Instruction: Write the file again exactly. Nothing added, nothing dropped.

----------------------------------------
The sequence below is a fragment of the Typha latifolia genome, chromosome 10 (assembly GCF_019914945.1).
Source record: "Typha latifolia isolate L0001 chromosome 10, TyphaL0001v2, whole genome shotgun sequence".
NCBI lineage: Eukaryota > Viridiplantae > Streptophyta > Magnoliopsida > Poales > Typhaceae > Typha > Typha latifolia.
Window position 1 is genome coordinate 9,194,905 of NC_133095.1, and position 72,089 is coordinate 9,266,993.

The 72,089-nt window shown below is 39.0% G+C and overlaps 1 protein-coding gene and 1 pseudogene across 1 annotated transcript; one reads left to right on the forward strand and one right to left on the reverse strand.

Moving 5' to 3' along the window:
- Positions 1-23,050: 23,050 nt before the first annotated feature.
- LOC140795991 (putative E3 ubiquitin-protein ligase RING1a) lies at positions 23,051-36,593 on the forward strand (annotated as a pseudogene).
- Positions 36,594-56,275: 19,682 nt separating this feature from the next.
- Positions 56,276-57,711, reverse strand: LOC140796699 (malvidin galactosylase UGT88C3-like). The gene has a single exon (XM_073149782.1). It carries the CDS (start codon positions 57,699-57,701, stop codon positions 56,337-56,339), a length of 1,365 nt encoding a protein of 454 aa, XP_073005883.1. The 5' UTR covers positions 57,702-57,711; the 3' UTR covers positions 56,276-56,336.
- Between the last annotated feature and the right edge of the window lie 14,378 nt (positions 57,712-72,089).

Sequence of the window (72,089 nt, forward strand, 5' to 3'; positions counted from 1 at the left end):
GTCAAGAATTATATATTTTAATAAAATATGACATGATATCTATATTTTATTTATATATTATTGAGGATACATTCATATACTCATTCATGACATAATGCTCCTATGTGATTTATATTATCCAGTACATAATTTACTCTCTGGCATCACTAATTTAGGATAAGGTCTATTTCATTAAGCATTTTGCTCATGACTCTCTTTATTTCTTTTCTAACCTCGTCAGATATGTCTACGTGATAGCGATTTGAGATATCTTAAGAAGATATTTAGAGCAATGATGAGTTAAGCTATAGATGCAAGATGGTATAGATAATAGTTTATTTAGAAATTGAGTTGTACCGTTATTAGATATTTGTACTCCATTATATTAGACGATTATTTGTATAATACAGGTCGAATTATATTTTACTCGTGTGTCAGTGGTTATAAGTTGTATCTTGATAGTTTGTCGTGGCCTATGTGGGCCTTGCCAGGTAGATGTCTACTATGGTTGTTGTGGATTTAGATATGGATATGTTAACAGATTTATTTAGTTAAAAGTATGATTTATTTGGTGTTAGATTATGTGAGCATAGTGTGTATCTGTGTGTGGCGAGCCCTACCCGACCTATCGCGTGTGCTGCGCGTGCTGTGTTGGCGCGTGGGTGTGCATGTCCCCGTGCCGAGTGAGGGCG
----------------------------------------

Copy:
The sequence below is a fragment of the Typha latifolia genome, chromosome 10 (assembly GCF_019914945.1).
Source record: "Typha latifolia isolate L0001 chromosome 10, TyphaL0001v2, whole genome shotgun sequence".
NCBI lineage: Eukaryota > Viridiplantae > Streptophyta > Magnoliopsida > Poales > Typhaceae > Typha > Typha latifolia.
Window position 1 is genome coordinate 9,194,905 of NC_133095.1, and position 72,089 is coordinate 9,266,993.

The 72,089-nt window shown below is 39.0% G+C and overlaps 1 protein-coding gene and 1 pseudogene across 1 annotated transcript; one reads left to right on the forward strand and one right to left on the reverse strand.

Moving 5' to 3' along the window:
- Positions 1-23,050: 23,050 nt before the first annotated feature.
- LOC140795991 (putative E3 ubiquitin-protein ligase RING1a) lies at positions 23,051-36,593 on the forward strand (annotated as a pseudogene).
- Positions 36,594-56,275: 19,682 nt separating this feature from the next.
- Positions 56,276-57,711, reverse strand: LOC140796699 (malvidin galactosylase UGT88C3-like). The gene has a single exon (XM_073149782.1). It carries the CDS (start codon positions 57,699-57,701, stop codon positions 56,337-56,339), a length of 1,365 nt encoding a protein of 454 aa, XP_073005883.1. The 5' UTR covers positions 57,702-57,711; the 3' UTR covers positions 56,276-56,336.
- Between the last annotated feature and the right edge of the window lie 14,378 nt (positions 57,712-72,089).

Sequence of the window (72,089 nt, forward strand, 5' to 3'; positions counted from 1 at the left end):
GTCAAGAATTATATATTTTAATAAAATATGACATGATATCTATATTTTATTTATATATTATTGAGGATACATTCATATACTCATTCATGACATAATGCTCCTATGTGATTTATATTATCCAGTACATAATTTACTCTCTGGCATCACTAATTTAGGATAAGGTCTATTTCATTAAGCATTTTGCTCATGACTCTCTTTATTTCTTTTCTAACCTCGTCAGATATGTCTACGTGATAGCGATTTGAGATATCTTAAGAAGATATTTAGAGCAATGATGAGTTAAGCTATAGATGCAAGATGGTATAGATAATAGTTTATTTAGAAATTGAGTTGTACCGTTATTAGATATTTGTACTCCATTATATTAGACGATTATTTGTATAATACAGGTCGAATTATATTTTACTCGTGTGTCAGTGGTTATAAGTTGTATCTTGATAGTTTGTCGTGGCCTATGTGGGCCTTGCCAGGTAGATGTCTACTATGGTTGTTGTGGATTTAGATATGGATATGTTAACAGATTTATTTAGTTAAAAGTATGATTTATTTGGTGTTAGATTATGTGAGCATAGTGTGTATCTGTGTGTGGCGAGCCCTACCCGACCTATCGCGTGTGCTGCGCGTGCTGTGTTGGCGCGTGGGTGTGCATGTCCCCGTGCCGAGTGAGGGCG